Grand Hyatt Hotel, Athens
Monday, November 4, 2019, 1:00 p.m.
Καλημέρα σας. Thank you, Niko, Elias. It’s wonderful to be back today at the Export USA Forum. You know, as I was reflecting on how much progress we’ve made in the U.S.-Greece trade and investment relationship since last year’s trade and investment forum at the 2018 Thessaloniki International Fair, I was really reminded of how fast things have been evolving in our partnership, and AmCham has been a big part of that, so thank you to the whole team.
I think it’s pretty clear that Prime Minister Mitsotakis’s government has exceeded expectations in its first 120 days, and has done a tremendous amount of work to advance the reform agenda. As Secretary of State Pompeo, my boss, reinforced in his visit to Athens last month, the United States believes that Greece is making great strides towards creating a more welcoming business climate for investors and entrepreneurs, and that that is helping to grow our trade relationship.
During the second U.S.-Greece Strategic Dialogue that Secretary Pompeo helped to launch, Greece announced, among other steps, progress on protecting intellectual property rights, including long-sought steps to legitimize software used by the government.
And just last week, I had the opportunity to congratulate Minister Georgiadis on Parliament’s passage of the new Development and Investment bill, which we believe represents a big step forward that will reduce red tape and facilitate investment. The United States applauds all of these efforts and will continue to do all that we can to get the word out that Greece is changing fast and is open for business.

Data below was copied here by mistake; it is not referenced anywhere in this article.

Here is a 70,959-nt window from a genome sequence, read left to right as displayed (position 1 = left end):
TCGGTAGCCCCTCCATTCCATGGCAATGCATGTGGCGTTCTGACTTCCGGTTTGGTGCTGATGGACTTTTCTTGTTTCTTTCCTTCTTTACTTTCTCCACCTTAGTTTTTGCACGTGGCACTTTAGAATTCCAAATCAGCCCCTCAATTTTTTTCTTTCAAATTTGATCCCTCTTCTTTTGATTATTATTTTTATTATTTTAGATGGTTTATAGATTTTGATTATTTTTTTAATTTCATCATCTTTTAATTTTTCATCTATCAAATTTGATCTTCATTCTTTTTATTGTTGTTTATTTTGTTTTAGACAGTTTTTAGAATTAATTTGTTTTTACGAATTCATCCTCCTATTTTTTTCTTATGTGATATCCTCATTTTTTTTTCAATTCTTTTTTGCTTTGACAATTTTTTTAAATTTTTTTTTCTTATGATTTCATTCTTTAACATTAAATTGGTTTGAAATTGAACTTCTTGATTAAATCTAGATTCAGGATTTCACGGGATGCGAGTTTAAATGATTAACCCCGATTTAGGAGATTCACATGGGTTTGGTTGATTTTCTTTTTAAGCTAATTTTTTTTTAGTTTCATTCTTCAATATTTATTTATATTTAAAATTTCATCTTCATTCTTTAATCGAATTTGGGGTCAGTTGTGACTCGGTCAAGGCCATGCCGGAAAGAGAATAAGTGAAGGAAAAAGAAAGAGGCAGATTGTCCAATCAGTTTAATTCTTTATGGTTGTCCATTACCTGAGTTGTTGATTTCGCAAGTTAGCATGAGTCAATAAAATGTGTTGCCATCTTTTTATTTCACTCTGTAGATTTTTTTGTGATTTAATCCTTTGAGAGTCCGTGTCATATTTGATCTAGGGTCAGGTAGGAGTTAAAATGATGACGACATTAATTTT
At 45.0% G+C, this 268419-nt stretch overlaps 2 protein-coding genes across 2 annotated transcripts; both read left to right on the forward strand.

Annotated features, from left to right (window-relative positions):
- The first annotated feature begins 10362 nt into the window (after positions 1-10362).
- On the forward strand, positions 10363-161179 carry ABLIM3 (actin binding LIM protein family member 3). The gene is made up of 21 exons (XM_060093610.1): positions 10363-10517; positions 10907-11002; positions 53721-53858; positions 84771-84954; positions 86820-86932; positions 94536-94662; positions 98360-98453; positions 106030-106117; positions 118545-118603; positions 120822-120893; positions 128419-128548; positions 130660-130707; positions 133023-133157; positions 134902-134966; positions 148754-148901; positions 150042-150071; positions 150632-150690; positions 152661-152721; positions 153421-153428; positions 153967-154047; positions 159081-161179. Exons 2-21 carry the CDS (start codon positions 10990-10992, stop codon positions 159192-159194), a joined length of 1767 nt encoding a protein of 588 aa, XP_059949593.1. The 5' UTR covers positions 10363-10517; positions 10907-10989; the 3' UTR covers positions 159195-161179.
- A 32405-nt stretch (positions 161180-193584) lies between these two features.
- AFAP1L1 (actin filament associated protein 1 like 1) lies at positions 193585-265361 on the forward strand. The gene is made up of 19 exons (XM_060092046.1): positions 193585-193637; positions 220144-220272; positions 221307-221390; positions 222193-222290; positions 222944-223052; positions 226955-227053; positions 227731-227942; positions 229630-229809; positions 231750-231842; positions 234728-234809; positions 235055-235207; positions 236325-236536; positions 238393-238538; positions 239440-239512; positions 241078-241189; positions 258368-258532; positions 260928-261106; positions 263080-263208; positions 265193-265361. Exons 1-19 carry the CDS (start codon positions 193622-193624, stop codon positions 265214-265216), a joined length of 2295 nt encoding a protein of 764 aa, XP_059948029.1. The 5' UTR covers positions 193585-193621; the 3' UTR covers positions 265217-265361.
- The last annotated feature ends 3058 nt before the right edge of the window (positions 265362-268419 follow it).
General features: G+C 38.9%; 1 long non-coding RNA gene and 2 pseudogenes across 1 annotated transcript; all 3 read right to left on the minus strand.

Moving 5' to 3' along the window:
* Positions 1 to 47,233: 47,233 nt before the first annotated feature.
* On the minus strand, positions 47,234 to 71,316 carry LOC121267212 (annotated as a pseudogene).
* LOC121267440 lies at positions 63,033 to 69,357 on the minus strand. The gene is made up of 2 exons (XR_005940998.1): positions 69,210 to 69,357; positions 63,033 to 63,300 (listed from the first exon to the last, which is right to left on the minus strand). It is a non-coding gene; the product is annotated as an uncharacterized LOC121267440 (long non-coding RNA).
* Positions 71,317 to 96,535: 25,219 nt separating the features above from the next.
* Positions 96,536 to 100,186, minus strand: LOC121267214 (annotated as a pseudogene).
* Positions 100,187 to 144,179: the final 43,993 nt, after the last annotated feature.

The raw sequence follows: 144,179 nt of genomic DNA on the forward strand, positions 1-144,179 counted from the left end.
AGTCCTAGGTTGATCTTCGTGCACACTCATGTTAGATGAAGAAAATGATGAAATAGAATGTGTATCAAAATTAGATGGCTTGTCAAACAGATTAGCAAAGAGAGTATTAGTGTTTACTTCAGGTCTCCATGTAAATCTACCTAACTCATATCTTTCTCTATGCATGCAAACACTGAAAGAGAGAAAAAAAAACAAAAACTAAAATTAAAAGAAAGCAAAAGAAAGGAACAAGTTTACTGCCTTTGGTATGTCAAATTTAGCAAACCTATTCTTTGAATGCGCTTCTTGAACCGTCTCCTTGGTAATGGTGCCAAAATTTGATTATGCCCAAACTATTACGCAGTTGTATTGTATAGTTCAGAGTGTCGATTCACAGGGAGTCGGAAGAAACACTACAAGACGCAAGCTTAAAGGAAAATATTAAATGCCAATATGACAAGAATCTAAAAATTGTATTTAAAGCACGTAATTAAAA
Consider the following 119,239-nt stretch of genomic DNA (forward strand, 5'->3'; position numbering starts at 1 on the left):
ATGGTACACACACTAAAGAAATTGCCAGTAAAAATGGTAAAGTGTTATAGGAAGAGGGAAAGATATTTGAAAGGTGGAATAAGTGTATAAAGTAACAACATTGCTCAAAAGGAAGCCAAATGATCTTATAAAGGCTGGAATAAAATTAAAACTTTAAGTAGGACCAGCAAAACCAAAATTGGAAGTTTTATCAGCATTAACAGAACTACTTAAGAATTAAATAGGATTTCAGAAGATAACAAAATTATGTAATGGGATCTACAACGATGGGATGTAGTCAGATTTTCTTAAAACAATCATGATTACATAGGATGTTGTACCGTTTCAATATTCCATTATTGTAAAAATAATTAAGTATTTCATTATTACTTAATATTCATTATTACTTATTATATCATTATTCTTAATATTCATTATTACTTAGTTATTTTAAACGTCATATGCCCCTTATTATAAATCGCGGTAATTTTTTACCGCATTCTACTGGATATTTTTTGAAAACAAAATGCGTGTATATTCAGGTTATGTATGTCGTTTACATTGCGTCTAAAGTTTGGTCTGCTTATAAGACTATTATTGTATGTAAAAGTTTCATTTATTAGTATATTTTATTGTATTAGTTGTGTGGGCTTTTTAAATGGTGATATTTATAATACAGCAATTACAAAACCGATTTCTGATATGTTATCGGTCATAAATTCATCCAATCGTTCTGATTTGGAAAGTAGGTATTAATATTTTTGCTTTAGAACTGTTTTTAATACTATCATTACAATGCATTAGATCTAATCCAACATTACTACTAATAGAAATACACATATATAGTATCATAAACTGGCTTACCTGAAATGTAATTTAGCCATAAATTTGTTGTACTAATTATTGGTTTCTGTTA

The United States, of course, has the world’s most dynamic economy, and we consider Greece to be an important economic partner, not just on its own terms, but also as a gateway to the Western Balkans and Southeastern Europe, as I was discussing last week when I was in Skopje.
Greece’s trade with the United States rose up to 1.42 billion dollars through the first half of 2019, up 22.6% from the same period last year. Meanwhile, Greece’s exports to the U.S. increased 56.5%. And of course, in 2017, the Department of Commerce’s SelectUSA program ranked Greece as the fastest growing source of direct foreign investment in the United States.